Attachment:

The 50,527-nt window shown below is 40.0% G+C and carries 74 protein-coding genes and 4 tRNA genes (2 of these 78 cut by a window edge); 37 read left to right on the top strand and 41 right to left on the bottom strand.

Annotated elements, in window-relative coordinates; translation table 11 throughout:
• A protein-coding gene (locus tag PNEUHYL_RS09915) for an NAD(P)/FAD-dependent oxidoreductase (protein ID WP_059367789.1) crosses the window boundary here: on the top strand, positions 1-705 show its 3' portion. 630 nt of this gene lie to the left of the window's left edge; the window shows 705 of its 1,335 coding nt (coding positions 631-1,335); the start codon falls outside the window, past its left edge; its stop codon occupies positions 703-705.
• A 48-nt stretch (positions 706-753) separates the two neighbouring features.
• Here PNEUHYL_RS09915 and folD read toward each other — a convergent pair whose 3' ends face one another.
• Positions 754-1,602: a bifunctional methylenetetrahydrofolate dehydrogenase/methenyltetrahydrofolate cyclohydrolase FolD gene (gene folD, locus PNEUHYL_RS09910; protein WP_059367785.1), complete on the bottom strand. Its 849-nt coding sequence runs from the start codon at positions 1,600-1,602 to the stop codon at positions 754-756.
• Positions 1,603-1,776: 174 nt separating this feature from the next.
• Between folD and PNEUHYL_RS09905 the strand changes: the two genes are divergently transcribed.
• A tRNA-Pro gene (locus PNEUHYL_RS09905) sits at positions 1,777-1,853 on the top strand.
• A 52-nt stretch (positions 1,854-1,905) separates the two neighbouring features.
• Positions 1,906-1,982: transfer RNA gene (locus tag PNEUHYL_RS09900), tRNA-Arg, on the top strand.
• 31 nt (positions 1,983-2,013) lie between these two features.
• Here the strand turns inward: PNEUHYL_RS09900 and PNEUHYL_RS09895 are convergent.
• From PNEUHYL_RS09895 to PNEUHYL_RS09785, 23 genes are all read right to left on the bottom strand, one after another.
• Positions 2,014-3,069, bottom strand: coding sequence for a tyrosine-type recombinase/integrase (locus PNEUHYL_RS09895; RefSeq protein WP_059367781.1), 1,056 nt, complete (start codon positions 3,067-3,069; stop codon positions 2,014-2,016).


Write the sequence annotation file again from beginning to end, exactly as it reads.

The 50,527-nt window shown below is 40.0% G+C and carries 74 protein-coding genes and 4 tRNA genes (2 of these 78 cut by a window edge); 37 read left to right on the top strand and 41 right to left on the bottom strand.

Annotated elements, in window-relative coordinates; translation table 11 throughout:
• A protein-coding gene (locus tag PNEUHYL_RS09915) for an NAD(P)/FAD-dependent oxidoreductase (protein ID WP_059367789.1) crosses the window boundary here: on the top strand, positions 1-705 show its 3' portion. 630 nt of this gene lie to the left of the window's left edge; the window shows 705 of its 1,335 coding nt (coding positions 631-1,335); the start codon falls outside the window, past its left edge; its stop codon occupies positions 703-705.
• A 48-nt stretch (positions 706-753) separates the two neighbouring features.
• Here PNEUHYL_RS09915 and folD read toward each other — a convergent pair whose 3' ends face one another.
• Positions 754-1,602: a bifunctional methylenetetrahydrofolate dehydrogenase/methenyltetrahydrofolate cyclohydrolase FolD gene (gene folD, locus PNEUHYL_RS09910; protein WP_059367785.1), complete on the bottom strand. Its 849-nt coding sequence runs from the start codon at positions 1,600-1,602 to the stop codon at positions 754-756.
• Positions 1,603-1,776: 174 nt separating this feature from the next.
• Between folD and PNEUHYL_RS09905 the strand changes: the two genes are divergently transcribed.
• A tRNA-Pro gene (locus PNEUHYL_RS09905) sits at positions 1,777-1,853 on the top strand.
• A 52-nt stretch (positions 1,854-1,905) separates the two neighbouring features.
• Positions 1,906-1,982: transfer RNA gene (locus tag PNEUHYL_RS09900), tRNA-Arg, on the top strand.
• 31 nt (positions 1,983-2,013) lie between these two features.
• Here the strand turns inward: PNEUHYL_RS09900 and PNEUHYL_RS09895 are convergent.
• From PNEUHYL_RS09895 to PNEUHYL_RS09785, 23 genes are all read right to left on the bottom strand, one after another.
• Positions 2,014-3,069, bottom strand: coding sequence for a tyrosine-type recombinase/integrase (locus PNEUHYL_RS09895; RefSeq protein WP_059367781.1), 1,056 nt, complete (start codon positions 3,067-3,069; stop codon positions 2,014-2,016).